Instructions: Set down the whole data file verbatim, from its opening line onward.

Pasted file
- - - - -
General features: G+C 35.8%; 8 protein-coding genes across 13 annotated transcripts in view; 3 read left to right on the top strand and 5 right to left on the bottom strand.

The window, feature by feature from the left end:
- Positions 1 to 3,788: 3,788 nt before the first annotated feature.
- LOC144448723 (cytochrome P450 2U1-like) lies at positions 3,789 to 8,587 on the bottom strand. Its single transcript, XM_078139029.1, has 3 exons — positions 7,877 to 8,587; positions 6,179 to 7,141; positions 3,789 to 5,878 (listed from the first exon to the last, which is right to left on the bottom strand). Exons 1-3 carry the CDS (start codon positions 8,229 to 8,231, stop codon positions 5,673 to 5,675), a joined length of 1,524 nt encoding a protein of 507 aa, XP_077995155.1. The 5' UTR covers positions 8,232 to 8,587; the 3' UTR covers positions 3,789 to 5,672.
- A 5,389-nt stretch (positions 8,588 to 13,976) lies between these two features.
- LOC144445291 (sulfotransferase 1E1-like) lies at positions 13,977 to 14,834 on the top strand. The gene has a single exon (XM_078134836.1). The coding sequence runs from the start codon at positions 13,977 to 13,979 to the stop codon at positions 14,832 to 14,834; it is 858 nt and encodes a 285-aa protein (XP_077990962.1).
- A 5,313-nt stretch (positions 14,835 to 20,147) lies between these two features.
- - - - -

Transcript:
General features: G+C 35.8%; 8 protein-coding genes across 13 annotated transcripts in view; 3 read left to right on the top strand and 5 right to left on the bottom strand.

The window, feature by feature from the left end:
- Positions 1 to 3,788: 3,788 nt before the first annotated feature.
- LOC144448723 (cytochrome P450 2U1-like) lies at positions 3,789 to 8,587 on the bottom strand. Its single transcript, XM_078139029.1, has 3 exons — positions 7,877 to 8,587; positions 6,179 to 7,141; positions 3,789 to 5,878 (listed from the first exon to the last, which is right to left on the bottom strand). Exons 1-3 carry the CDS (start codon positions 8,229 to 8,231, stop codon positions 5,673 to 5,675), a joined length of 1,524 nt encoding a protein of 507 aa, XP_077995155.1. The 5' UTR covers positions 8,232 to 8,587; the 3' UTR covers positions 3,789 to 5,672.
- A 5,389-nt stretch (positions 8,588 to 13,976) lies between these two features.
- LOC144445291 (sulfotransferase 1E1-like) lies at positions 13,977 to 14,834 on the top strand. The gene has a single exon (XM_078134836.1). The coding sequence runs from the start codon at positions 13,977 to 13,979 to the stop codon at positions 14,832 to 14,834; it is 858 nt and encodes a 285-aa protein (XP_077990962.1).
- A 5,313-nt stretch (positions 14,835 to 20,147) lies between these two features.